Treatment Options for Gastroparesis

Medication and diet changes are standard treatments for gastroparesis. But on their own, they may not provide enough relief. If medications don't work, your doctor may prescribe Medtronic’s Enterra™ Therapy. It may help control nausea and vomiting.

There is no cure for gastroparesis, but several treatments are available that may improve symptoms and quality of life.

Nutrition Education/Diet Modifications

Patients are often initially treated with nutrition education and diet modifications. The purpose of diet modification is to reduce symptoms and maintain adequate fluids and nutrition. A modified diet typically consists of liquids, restricted fats and plant fibre, and frequent small meals.


The most common drugs used to treat gastroparesis or its symptoms include:

Prokinetic drugs – used to improve the rate of stomach emptying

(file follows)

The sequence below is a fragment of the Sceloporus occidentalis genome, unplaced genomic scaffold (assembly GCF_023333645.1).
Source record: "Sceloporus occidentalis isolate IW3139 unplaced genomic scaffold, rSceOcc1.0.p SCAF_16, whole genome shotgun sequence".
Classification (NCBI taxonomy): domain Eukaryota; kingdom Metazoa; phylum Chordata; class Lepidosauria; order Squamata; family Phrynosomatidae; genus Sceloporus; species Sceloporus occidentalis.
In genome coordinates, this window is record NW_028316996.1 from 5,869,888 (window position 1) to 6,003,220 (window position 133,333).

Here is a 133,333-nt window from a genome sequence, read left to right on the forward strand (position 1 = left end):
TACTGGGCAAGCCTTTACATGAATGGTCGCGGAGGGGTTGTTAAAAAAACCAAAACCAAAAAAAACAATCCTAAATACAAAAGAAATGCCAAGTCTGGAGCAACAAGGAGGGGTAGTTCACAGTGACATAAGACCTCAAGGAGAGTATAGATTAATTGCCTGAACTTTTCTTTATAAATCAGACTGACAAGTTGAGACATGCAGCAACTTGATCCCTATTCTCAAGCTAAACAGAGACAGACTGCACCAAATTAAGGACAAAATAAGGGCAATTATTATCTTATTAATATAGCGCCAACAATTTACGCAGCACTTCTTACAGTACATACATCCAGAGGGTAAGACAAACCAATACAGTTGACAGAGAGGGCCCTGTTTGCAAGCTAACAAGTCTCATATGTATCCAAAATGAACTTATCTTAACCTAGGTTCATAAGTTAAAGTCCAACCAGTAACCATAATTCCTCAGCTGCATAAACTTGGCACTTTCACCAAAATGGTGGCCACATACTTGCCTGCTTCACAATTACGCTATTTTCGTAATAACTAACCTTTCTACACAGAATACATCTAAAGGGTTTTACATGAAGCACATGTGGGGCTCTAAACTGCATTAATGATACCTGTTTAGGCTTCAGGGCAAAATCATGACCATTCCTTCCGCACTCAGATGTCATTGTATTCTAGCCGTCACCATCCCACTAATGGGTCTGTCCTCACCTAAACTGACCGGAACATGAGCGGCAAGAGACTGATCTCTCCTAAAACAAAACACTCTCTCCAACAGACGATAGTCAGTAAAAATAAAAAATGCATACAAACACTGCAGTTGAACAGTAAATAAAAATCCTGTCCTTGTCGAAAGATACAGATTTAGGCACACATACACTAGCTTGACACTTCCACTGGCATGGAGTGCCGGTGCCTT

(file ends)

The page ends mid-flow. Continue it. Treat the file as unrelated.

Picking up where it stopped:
Antiemetic drugs – used to control nausea and vomiting but have no effect on stomach emptying

Enteral Nutrition

This therapy involves the delivery of liquid nutrients via a tube placed directly into the stomach or small intestine. Feeding tubes are usually temporary and used only when gastroparesis is severe.

Total Parenteral Nutrition

Total parenteral nutrition (TPN) supplies nutrients to a person’s bloodstream through an intravenous (IV) infusion. TPN is used only if enteral feeding is not tolerated or is insufficient to meet caloric needs.


Surgery for gastroparesis is considered a treatment of last resort. One surgery, called pyloroplasty, involves widening of the pyloric valve (the muscle that separates the stomach from the upper region of the small intestine, which is called the duodenum).

Gastric Electrical Stimulation

This surgical option is indicated for patients with chronic, drug-refractory (resistant to medication) nausea and vomiting due to gastroparesis.

The Enterra™ neurostimulator is implanted beneath the skin and connected to two leads implanted in the stomach muscle.

Ask your doctor about potential side effects associated with each treatment option.

Safety Information

Safety information concerning EnterraTM therapy

Information on this site should not be used as a substitute for talking with your doctor. Always talk with your doctor about diagnosis and treatment information.

Last updated: 22 Sep 2010

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